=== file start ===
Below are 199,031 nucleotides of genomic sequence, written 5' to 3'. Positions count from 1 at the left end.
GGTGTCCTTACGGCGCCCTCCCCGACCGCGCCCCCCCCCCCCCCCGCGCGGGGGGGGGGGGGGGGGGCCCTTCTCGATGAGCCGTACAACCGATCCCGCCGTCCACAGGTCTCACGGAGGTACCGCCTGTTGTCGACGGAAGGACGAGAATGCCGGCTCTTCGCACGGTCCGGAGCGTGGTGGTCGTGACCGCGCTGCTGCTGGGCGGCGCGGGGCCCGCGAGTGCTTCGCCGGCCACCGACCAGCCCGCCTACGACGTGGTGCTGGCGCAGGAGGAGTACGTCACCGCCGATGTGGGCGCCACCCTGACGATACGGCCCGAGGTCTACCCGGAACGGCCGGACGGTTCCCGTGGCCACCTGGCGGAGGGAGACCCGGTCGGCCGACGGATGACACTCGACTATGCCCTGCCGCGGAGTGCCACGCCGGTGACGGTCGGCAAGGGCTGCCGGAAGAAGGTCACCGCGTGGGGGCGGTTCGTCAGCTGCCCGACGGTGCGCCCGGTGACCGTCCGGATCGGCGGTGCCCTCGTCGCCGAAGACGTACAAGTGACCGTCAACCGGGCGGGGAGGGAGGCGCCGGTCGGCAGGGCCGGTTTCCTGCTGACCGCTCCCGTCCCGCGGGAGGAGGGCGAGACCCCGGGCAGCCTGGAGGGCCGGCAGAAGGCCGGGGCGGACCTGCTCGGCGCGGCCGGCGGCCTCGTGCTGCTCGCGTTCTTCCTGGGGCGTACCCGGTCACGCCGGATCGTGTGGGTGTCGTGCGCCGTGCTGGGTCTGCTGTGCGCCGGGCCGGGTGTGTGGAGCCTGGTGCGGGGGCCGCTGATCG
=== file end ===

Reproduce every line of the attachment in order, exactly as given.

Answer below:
Below are 199,031 nucleotides of genomic sequence, written 5' to 3'. Positions count from 1 at the left end.
GGTGTCCTTACGGCGCCCTCCCCGACCGCGCCCCCCCCCCCCCCCGCGCGGGGGGGGGGGGGGGGGGCCCTTCTCGATGAGCCGTACAACCGATCCCGCCGTCCACAGGTCTCACGGAGGTACCGCCTGTTGTCGACGGAAGGACGAGAATGCCGGCTCTTCGCACGGTCCGGAGCGTGGTGGTCGTGACCGCGCTGCTGCTGGGCGGCGCGGGGCCCGCGAGTGCTTCGCCGGCCACCGACCAGCCCGCCTACGACGTGGTGCTGGCGCAGGAGGAGTACGTCACCGCCGATGTGGGCGCCACCCTGACGATACGGCCCGAGGTCTACCCGGAACGGCCGGACGGTTCCCGTGGCCACCTGGCGGAGGGAGACCCGGTCGGCCGACGGATGACACTCGACTATGCCCTGCCGCGGAGTGCCACGCCGGTGACGGTCGGCAAGGGCTGCCGGAAGAAGGTCACCGCGTGGGGGCGGTTCGTCAGCTGCCCGACGGTGCGCCCGGTGACCGTCCGGATCGGCGGTGCCCTCGTCGCCGAAGACGTACAAGTGACCGTCAACCGGGCGGGGAGGGAGGCGCCGGTCGGCAGGGCCGGTTTCCTGCTGACCGCTCCCGTCCCGCGGGAGGAGGGCGAGACCCCGGGCAGCCTGGAGGGCCGGCAGAAGGCCGGGGCGGACCTGCTCGGCGCGGCCGGCGGCCTCGTGCTGCTCGCGTTCTTCCTGGGGCGTACCCGGTCACGCCGGATCGTGTGGGTGTCGTGCGCCGTGCTGGGTCTGCTGTGCGCCGGGCCGGGTGTGTGGAGCCTGGTGCGGGGGCCGCTGATCG